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Gregory S Paul wrote:

>Koeberl et al. (1997 - Mod Geol 25:731-734) claim to have discovered a giant
>South African impact crater at or near the Jurassic/Cretaceous boundary. Its
>size is uncertain, it may be from 70 to as much as 340 km across. In
>comparison the Yucatan crater is 180-280 km across. It is therefore possible
>that the biggest impact during the nonavian dinosaur era did not occur at the
>end of their reign, but in the middle of it. Of course, it is possible that
>other super impacts occured that we yet no nothing of because the crater was
>on the ocean floor and has long been subducted, and no one has sampled the
>entire Mesozoic sequence for iridium etc. layers so far as I know.
>If the size of the J/K impact proves to match or exceed that of the K/T
>event, then the problem with the impact hypothesis of dinosaur extinction is
>an obvious one...

There are a couple of qualifications to be made to that report (and I write
as one who interviewed Koeberl a few months back when writing a story on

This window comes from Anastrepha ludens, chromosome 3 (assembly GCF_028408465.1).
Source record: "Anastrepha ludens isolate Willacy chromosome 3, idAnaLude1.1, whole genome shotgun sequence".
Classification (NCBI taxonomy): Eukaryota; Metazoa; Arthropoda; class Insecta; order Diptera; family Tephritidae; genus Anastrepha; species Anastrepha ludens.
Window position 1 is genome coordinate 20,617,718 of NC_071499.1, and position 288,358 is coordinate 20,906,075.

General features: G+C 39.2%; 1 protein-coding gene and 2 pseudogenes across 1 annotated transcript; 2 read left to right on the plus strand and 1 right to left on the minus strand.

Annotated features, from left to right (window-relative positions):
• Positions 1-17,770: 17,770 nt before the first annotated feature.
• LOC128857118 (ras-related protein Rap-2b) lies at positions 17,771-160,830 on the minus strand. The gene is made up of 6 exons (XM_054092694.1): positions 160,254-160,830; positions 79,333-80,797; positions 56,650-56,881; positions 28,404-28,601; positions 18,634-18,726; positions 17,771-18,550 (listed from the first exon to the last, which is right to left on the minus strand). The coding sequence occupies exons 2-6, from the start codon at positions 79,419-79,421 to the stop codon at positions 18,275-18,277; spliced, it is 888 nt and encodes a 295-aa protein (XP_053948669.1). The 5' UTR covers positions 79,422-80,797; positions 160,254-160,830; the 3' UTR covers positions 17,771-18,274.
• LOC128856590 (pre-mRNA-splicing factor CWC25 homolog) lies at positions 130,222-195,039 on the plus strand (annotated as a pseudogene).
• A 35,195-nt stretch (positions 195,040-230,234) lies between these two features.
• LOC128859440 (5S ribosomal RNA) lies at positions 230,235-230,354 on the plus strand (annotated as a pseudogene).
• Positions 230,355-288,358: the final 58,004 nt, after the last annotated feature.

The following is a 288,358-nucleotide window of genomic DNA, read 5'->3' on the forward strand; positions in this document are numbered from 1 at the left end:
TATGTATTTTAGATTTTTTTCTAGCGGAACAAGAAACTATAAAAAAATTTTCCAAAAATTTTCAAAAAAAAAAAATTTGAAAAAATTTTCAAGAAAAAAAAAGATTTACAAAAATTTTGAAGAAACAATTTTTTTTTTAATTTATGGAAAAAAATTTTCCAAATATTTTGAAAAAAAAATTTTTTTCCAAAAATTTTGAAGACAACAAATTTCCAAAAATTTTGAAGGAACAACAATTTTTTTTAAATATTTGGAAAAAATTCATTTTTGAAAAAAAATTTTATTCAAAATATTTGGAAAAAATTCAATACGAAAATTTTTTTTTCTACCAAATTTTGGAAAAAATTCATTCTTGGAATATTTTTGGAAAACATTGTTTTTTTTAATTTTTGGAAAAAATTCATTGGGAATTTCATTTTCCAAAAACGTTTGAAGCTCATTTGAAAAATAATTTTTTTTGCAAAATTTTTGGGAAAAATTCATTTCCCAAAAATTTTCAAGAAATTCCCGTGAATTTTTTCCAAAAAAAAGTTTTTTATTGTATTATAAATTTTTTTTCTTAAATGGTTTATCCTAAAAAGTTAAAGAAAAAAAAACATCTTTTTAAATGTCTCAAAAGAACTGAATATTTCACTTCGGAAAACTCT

the impact for _New Scientist_).

One is that the size of both the South African and Yucatan craters are
uncertain. The South African crater is severely eroded; Chicxulub is
buried. Comparable structures are not well-defined and easy to identify.
Sharpton has published estimates of Chicxulub size of 300 kilometers, based
on structures surrounding the crater, but those are not well accepted.
Koeberl told me that the diameter was "at least" 70 kilometers, based on
their preliminary work. That could be the whole thing; it could be just the
inner part. So it's quite possible that the South African crater is
significantly smaller (and the global 'environmental impact' of the crater
probably is more proportional to the square of the diameter than the
diameter itself, so a crater 3 times the diameter would have nearly 10
times the effect).

A second is the nature of the impact zone. The Yucatan target rock was
anhydrate, which ejected a nasty mixture rich in sulfates into the
atmopshere, along with plenty of carbon dioxide, which would have had
serious long-term effects. The impact was on submerged continental shelf,
so there must have been large amounts of water superheated. The South
African target rock was typical continental rock, which would have much
less severe effects when vaporized and tossed into the atmosphere.

Add those two factors together, and you may explain the differnce between
the modest extinctions at the end of the Jurassic and the devastation at
the end of the Cretaceous. It's certainly possible that other factors
played a role. Other environmental stresses could have left dinosaur
populations and diversity low. It will be very interesting to see how this
one plays out, and to see if the dates match the end-Jurassic extinctions.
-- Jeff Hecht,